My friend sent me an article about intuitive eating. It was titled "What Happens to Your Brain when you go on a Diet" by nbcnews. Articles like this intrigue and disgust me. We all know that diets aren't as trendy anymore. So it says all the right things against dieting such as dieting makes you gain weight, and everyone has a set point weight that the body wants to get back to after dieting. They also make note that the “calories in and calories out” is “old”, and they even mention that you can maintain a healthy diet and gain weight which is true. They warn of bingeing in reaction to deprivation and how the stress hormones from dieting can impact your health. They mention how dieting makes you stop listening to your body’s own cues. They even say that being slim doesn’t mean you're healthy – they say it in parentheses (as if they don’t really want to say that). It all sounds like they are against dieting – right?
Then the car goes off the road. They start saying things like you can lower your set point so you body is “happy carrying around less fat”. I'd like to see the evidence that supports this claim. They say “Eating a diet of unrefined lower calorie density and simple foods is key” – and that differs from a calorie restrictive diet in what way?
Eat grilled zucchini and not fried and eat plain nuts, not candied, they recommend. Healthier? Perhaps – but is it enjoyable and sustainable to be monitoring and judging your food? Is it satisfying? Isn’t this the exact thing that leads to deprivation and activates stress hormones? Didn’t you just say that you're going to gain weight back anyway – despite the “healthier” habits if your body wants to get back to its set point? Oh wait – they say you can lower your set point. Little bit of a problem there, since you can't.
This article says that your cues are going to naturally lead you to diet and exercise to lose weight. Wow – I don’t think I have ever read such an insidious co-opting of intuitive eating to support dieting before. This article should come with warning labels. It is bullshit to say that your cues will lead to weight loss and so damaging to people in bigger bodies who read this and continue to think now they must not be listening to their personal cues correctly either if they aren't losing weight. It’s even worse when articles like this say don’t diet and then essentially prescribe all the behaviors in a diet. Not to mention the perpetuation that we should all want to lose weight anyway.
It’s amazing – in one sentence they say to use intuitive eating and then they link to an article about “healthy habits” which is essentially a guy on a diet. And he is on it right now. Which means everything is rosy. He is losing weight and is in the honeymoon phase. What is this article going to say in a year or two when the weight is creeping back on, the healthy habits are harder to maintain and life has made him too busy to keep up with 150 minutes of activity a week? They conclude with “want to eat better?” and link to 4 articles all promoting orthorexic type eating. And oh my god – showing pictures of people who are so thin you can see their insides on the outside. And then suggesting you brush your teeth, yell the kitchen is closed and drink tea every night so you don’t throw away a day of willpower in three hours of “weakness”. This is diet mentality!! When you feed yourself throughout the day, there is no willpower needed and you are not drawn to the kitchen like a magnet at night.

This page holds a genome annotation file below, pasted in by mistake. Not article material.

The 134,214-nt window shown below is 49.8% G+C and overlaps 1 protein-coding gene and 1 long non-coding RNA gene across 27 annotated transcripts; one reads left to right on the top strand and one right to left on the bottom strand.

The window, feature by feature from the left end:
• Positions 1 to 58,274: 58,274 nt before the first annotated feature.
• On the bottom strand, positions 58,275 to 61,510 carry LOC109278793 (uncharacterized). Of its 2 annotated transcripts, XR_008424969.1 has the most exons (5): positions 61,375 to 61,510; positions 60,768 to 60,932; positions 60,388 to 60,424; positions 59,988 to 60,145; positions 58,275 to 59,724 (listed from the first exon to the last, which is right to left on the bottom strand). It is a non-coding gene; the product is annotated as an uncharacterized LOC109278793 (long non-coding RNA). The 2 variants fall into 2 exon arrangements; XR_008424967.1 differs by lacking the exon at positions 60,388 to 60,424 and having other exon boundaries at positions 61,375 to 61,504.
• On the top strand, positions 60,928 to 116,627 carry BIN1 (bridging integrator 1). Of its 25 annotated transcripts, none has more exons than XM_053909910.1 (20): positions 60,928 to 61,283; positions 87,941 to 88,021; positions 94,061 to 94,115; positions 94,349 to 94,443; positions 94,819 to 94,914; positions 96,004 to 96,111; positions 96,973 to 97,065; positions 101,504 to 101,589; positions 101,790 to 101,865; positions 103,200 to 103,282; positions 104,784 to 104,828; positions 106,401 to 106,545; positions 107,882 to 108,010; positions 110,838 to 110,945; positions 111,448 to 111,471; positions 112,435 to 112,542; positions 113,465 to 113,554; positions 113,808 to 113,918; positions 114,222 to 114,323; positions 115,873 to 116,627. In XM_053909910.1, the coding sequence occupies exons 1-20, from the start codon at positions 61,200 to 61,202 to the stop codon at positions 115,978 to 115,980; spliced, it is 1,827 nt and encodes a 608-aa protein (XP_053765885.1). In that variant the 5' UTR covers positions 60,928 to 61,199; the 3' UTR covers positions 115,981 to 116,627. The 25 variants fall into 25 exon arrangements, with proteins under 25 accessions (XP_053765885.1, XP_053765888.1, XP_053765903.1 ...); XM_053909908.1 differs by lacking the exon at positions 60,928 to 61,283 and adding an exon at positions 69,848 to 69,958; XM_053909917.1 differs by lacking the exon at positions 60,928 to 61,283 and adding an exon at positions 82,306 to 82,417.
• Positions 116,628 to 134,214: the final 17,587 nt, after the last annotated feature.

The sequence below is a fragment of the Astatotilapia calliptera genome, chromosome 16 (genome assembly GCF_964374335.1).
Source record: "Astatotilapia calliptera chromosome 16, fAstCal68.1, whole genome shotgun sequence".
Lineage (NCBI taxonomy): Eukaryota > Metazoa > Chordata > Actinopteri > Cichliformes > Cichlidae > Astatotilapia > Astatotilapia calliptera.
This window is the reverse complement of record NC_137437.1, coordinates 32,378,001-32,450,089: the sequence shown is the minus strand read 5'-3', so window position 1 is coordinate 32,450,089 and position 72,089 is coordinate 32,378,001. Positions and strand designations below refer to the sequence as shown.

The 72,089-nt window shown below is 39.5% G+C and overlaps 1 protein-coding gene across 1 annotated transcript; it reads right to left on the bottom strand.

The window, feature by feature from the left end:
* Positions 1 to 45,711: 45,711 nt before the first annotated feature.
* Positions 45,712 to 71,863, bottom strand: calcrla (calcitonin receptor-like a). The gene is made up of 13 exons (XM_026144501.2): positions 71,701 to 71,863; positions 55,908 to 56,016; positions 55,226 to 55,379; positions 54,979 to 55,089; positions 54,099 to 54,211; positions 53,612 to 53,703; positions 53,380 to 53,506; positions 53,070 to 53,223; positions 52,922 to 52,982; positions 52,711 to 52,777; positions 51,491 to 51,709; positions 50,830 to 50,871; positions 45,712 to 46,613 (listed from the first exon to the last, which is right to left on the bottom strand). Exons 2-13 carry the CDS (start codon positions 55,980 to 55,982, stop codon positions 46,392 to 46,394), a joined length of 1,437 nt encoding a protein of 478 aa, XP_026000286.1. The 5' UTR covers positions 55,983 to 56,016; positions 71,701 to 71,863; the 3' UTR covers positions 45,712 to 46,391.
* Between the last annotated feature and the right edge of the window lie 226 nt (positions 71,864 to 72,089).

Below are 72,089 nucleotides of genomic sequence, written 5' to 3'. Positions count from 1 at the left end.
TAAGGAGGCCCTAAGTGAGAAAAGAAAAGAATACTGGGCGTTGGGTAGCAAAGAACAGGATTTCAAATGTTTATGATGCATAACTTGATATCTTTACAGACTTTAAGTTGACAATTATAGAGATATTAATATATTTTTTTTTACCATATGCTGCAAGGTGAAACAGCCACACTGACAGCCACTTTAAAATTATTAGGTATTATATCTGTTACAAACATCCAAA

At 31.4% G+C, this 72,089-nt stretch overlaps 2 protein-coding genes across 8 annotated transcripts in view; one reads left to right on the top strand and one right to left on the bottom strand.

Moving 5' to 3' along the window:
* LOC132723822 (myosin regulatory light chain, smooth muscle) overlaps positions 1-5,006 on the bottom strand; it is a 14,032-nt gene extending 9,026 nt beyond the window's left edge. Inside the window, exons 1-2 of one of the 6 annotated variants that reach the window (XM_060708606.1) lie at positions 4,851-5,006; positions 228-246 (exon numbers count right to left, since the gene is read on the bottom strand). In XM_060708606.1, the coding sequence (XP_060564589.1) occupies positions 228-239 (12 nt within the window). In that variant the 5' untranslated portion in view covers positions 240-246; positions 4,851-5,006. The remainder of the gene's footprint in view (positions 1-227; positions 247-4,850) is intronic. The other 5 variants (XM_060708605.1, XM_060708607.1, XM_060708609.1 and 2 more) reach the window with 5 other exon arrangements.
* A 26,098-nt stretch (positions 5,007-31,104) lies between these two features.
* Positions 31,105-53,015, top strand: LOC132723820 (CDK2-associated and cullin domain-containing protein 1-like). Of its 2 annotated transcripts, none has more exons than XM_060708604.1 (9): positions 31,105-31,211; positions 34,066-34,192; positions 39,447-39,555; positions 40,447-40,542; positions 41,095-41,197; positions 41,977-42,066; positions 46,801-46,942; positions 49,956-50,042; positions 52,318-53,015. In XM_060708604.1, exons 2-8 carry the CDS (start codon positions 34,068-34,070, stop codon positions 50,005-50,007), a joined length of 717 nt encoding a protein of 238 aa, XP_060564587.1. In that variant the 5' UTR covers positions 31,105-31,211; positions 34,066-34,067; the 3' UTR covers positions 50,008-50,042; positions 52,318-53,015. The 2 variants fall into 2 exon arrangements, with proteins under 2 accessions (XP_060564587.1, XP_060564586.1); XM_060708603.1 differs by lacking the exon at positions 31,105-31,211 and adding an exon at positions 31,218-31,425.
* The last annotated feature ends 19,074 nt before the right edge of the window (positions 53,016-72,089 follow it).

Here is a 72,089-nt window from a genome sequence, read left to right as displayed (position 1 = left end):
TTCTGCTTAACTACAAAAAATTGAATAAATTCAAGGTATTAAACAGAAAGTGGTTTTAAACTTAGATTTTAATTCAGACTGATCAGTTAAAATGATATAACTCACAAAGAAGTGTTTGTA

I find this article insanely damaging for its perpetuation of diet culture. And don’t get me started on why everyone wants to lose weight – because it ain’t for their health. It’s because the world is fat phobic and obsessed with the idea that we should all look exactly the same.
So as a chronic dieter, when I read an article like this – my first instinct, from years of conditioning, is to think – oh wow – some good ideas here – I really need to buckle down and change my behaviors. Then I realize what is happening, I am being sucked into diet culture hype again. And then I get really pissy when I remember why people are so focused on dieting in the first place – the stigma, the oppression, the phobia, the discrimination – it makes me ill.
But in case an article like this triggers you too into thinking there is something you can be doing that you aren’t doing – here are the old trigger points (and my counter points) that the article and all its links brought up for me:
Trigger 1 - That you can change your set point. Actually – they even claim that you can lower your set point. Yes – you can change it – you can make it go higher with dieting and exercising, but no one has ever found a way to lower it safely and naturally and permanently. I’m not even sure how they can make that statement in the article. I would like to see the research supporting that claim.
Trigger 2 - The idea that I can retrain my taste buds to like beet chips more than potato chips for example. This freaks me out thinking it’s all on me again and I need to force feed myself veggies I don’t like up to 10 times so I can start to like them. Sends me right down the rabbit hole of despair. I don’t want to eat that! My satisfaction and enjoyment of food, not to mention my sanity, is going to make me healthier than force feeding myself vegetables I don’t like.